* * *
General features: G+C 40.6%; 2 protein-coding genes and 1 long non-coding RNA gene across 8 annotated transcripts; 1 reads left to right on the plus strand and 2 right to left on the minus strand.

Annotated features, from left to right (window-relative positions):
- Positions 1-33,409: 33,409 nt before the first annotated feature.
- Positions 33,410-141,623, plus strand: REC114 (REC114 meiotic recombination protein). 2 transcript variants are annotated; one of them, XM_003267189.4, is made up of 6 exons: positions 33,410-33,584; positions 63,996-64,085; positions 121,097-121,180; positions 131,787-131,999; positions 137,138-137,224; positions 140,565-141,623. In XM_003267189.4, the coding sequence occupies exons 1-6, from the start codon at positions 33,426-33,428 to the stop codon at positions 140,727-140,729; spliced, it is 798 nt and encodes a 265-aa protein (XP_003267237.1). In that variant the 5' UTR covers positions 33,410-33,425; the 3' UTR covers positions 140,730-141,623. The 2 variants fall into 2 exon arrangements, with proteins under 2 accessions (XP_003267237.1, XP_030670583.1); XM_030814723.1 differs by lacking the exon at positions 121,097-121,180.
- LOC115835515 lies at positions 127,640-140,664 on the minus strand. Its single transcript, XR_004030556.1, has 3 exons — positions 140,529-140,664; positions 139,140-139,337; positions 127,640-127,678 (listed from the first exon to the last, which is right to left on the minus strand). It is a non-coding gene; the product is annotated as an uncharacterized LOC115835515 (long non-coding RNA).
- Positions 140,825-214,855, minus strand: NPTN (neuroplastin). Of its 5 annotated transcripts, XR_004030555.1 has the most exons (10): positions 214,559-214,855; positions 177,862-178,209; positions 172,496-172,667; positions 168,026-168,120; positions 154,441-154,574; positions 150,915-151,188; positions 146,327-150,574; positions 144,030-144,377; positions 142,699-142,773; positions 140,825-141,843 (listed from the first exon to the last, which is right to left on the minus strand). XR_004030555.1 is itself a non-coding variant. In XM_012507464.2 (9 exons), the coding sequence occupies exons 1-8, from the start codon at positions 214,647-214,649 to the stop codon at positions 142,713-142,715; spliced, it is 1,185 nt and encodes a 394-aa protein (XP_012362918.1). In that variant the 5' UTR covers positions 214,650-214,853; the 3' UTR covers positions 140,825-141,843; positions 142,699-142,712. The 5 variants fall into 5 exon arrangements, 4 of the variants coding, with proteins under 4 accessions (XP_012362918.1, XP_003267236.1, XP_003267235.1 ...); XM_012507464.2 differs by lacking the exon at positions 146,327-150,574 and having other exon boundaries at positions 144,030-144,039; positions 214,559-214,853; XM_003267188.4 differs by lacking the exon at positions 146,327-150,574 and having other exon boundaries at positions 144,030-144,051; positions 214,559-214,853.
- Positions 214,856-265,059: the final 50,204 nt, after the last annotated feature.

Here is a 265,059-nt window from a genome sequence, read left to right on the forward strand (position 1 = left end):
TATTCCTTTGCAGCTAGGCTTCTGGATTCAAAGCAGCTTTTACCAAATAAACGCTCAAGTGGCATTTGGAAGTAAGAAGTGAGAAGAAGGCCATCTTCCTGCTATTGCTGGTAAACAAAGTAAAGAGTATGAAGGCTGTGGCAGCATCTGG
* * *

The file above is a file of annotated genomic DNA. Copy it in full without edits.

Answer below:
General features: G+C 40.6%; 2 protein-coding genes and 1 long non-coding RNA gene across 8 annotated transcripts; 1 reads left to right on the plus strand and 2 right to left on the minus strand.

Annotated features, from left to right (window-relative positions):
- Positions 1-33,409: 33,409 nt before the first annotated feature.
- Positions 33,410-141,623, plus strand: REC114 (REC114 meiotic recombination protein). 2 transcript variants are annotated; one of them, XM_003267189.4, is made up of 6 exons: positions 33,410-33,584; positions 63,996-64,085; positions 121,097-121,180; positions 131,787-131,999; positions 137,138-137,224; positions 140,565-141,623. In XM_003267189.4, the coding sequence occupies exons 1-6, from the start codon at positions 33,426-33,428 to the stop codon at positions 140,727-140,729; spliced, it is 798 nt and encodes a 265-aa protein (XP_003267237.1). In that variant the 5' UTR covers positions 33,410-33,425; the 3' UTR covers positions 140,730-141,623. The 2 variants fall into 2 exon arrangements, with proteins under 2 accessions (XP_003267237.1, XP_030670583.1); XM_030814723.1 differs by lacking the exon at positions 121,097-121,180.
- LOC115835515 lies at positions 127,640-140,664 on the minus strand. Its single transcript, XR_004030556.1, has 3 exons — positions 140,529-140,664; positions 139,140-139,337; positions 127,640-127,678 (listed from the first exon to the last, which is right to left on the minus strand). It is a non-coding gene; the product is annotated as an uncharacterized LOC115835515 (long non-coding RNA).
- Positions 140,825-214,855, minus strand: NPTN (neuroplastin). Of its 5 annotated transcripts, XR_004030555.1 has the most exons (10): positions 214,559-214,855; positions 177,862-178,209; positions 172,496-172,667; positions 168,026-168,120; positions 154,441-154,574; positions 150,915-151,188; positions 146,327-150,574; positions 144,030-144,377; positions 142,699-142,773; positions 140,825-141,843 (listed from the first exon to the last, which is right to left on the minus strand). XR_004030555.1 is itself a non-coding variant. In XM_012507464.2 (9 exons), the coding sequence occupies exons 1-8, from the start codon at positions 214,647-214,649 to the stop codon at positions 142,713-142,715; spliced, it is 1,185 nt and encodes a 394-aa protein (XP_012362918.1). In that variant the 5' UTR covers positions 214,650-214,853; the 3' UTR covers positions 140,825-141,843; positions 142,699-142,712. The 5 variants fall into 5 exon arrangements, 4 of the variants coding, with proteins under 4 accessions (XP_012362918.1, XP_003267236.1, XP_003267235.1 ...); XM_012507464.2 differs by lacking the exon at positions 146,327-150,574 and having other exon boundaries at positions 144,030-144,039; positions 214,559-214,853; XM_003267188.4 differs by lacking the exon at positions 146,327-150,574 and having other exon boundaries at positions 144,030-144,051; positions 214,559-214,853.
- Positions 214,856-265,059: the final 50,204 nt, after the last annotated feature.

Here is a 265,059-nt window from a genome sequence, read left to right on the forward strand (position 1 = left end):
TATTCCTTTGCAGCTAGGCTTCTGGATTCAAAGCAGCTTTTACCAAATAAACGCTCAAGTGGCATTTGGAAGTAAGAAGTGAGAAGAAGGCCATCTTCCTGCTATTGCTGGTAAACAAAGTAAAGAGTATGAAGGCTGTGGCAGCATCTGG